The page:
### Home > APCALC > Chapter 3 > Lesson 3.4.1 > Problem3-153

3-153.

Sketch a continuous curve which meets all of the following criteria:

• $f ^\prime (x) > 0$ for all $x$

• $f$ is concave down.

• $f(2) = 1$

• $f ^\prime(2) =\frac { 1 } { 2 }$

$f^\prime(x) > 0$ means $f(x)$ is always increasing.

$f(x)$ looks something like a square root graph (w/out the endpoint) or a logarithmic graph (w/out the asymptote).

If $f(2) = 1$, then the point $(2, 1)$ lies on the graph of the function.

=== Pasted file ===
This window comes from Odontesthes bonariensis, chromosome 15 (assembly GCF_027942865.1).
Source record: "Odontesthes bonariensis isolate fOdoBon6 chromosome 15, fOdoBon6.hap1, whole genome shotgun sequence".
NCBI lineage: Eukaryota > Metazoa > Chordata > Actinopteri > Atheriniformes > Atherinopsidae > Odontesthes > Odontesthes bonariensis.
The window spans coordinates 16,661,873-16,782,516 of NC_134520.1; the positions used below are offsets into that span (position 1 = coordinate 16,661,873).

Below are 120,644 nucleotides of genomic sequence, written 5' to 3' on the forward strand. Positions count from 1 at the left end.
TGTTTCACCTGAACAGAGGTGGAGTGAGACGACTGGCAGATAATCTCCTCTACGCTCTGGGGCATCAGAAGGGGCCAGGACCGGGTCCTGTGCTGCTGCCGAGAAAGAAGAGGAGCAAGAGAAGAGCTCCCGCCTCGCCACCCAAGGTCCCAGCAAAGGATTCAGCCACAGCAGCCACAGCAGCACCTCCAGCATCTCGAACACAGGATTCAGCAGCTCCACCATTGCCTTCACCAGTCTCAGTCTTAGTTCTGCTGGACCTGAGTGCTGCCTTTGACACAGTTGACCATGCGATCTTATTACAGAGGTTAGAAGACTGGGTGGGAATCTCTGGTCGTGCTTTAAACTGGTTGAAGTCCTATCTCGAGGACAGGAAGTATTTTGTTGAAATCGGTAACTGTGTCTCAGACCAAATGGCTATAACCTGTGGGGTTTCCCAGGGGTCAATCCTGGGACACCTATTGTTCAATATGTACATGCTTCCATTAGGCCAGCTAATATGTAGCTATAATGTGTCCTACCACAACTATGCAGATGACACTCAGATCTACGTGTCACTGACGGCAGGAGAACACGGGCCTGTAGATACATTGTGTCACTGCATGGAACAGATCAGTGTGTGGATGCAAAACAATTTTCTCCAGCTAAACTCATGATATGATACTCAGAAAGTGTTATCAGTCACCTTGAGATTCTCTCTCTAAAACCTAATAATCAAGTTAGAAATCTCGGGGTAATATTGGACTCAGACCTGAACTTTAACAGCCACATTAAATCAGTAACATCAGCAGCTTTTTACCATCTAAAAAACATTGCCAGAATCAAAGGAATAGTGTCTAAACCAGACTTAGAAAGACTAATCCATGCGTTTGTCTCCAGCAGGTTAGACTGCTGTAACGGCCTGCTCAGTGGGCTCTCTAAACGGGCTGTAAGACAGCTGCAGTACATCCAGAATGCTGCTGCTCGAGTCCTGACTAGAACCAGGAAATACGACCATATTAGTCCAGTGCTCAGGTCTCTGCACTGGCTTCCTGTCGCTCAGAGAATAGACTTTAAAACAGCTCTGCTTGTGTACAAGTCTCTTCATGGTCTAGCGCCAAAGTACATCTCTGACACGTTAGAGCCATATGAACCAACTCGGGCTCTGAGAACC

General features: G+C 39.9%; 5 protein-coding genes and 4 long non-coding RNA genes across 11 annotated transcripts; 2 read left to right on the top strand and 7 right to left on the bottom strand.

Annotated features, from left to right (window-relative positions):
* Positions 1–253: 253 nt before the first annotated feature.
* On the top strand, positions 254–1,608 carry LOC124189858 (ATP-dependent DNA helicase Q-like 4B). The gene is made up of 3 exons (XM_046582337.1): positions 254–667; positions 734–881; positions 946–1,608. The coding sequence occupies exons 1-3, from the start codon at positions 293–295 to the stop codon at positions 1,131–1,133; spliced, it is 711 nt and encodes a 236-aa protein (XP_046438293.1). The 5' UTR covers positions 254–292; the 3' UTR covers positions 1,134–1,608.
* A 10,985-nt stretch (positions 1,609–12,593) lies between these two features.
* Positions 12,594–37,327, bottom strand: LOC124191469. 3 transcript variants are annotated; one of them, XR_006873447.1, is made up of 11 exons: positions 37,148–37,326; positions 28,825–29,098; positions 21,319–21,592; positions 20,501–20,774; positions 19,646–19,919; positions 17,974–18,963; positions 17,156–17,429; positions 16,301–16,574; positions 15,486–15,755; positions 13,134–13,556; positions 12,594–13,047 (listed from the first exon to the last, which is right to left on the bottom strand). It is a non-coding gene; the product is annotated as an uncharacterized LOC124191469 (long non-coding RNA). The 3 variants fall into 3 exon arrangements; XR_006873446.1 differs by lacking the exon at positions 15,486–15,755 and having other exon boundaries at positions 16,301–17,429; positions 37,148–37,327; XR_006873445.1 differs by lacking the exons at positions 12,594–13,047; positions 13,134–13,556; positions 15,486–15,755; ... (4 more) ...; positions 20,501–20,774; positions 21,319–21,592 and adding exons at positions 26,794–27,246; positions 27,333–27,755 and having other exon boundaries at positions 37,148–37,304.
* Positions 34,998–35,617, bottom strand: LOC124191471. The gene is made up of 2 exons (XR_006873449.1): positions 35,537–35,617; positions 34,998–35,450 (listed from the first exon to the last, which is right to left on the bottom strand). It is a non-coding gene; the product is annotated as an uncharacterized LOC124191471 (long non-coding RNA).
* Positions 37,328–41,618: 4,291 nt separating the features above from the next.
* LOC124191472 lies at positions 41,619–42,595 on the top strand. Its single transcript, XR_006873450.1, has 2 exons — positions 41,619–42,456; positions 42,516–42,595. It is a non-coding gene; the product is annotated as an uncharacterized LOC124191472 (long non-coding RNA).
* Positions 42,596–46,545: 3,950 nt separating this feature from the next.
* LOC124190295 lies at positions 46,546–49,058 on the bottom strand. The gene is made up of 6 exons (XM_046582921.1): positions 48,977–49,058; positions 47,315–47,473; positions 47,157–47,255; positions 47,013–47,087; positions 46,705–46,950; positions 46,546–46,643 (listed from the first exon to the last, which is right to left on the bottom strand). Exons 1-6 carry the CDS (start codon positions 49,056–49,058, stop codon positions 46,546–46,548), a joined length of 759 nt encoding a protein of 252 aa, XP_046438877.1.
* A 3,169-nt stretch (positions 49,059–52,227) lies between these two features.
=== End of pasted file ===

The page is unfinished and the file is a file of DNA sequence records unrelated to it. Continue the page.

$f ^\prime(2) =\frac { 1 } { 2 }$ means the slope of the tangent line is at $x = 2$ is $\frac{1}{2}$

1. How many roots does $f$ have?

Is it possible for a function that is always increasing (hint 1) AND always concave down (hint 2) to have no roots?

2. What can you say about the location of the root(s)?

On what domain could the root(s) not exist?

3. What is $\lim\limits _ { x \rightarrow - \infty } f ( x )$?

Could there be a horizontal asymptote as $x \rightarrow −\infty$?

4. Is it possible that $f^\prime (1) = 1$? $f ^\prime (1) =\frac { 1 } { 4 }$? For each case, explain why or why not.

Remember: $f^\prime(2)=\frac{1}{2}$ and $f(x)$ is increasing and concave down.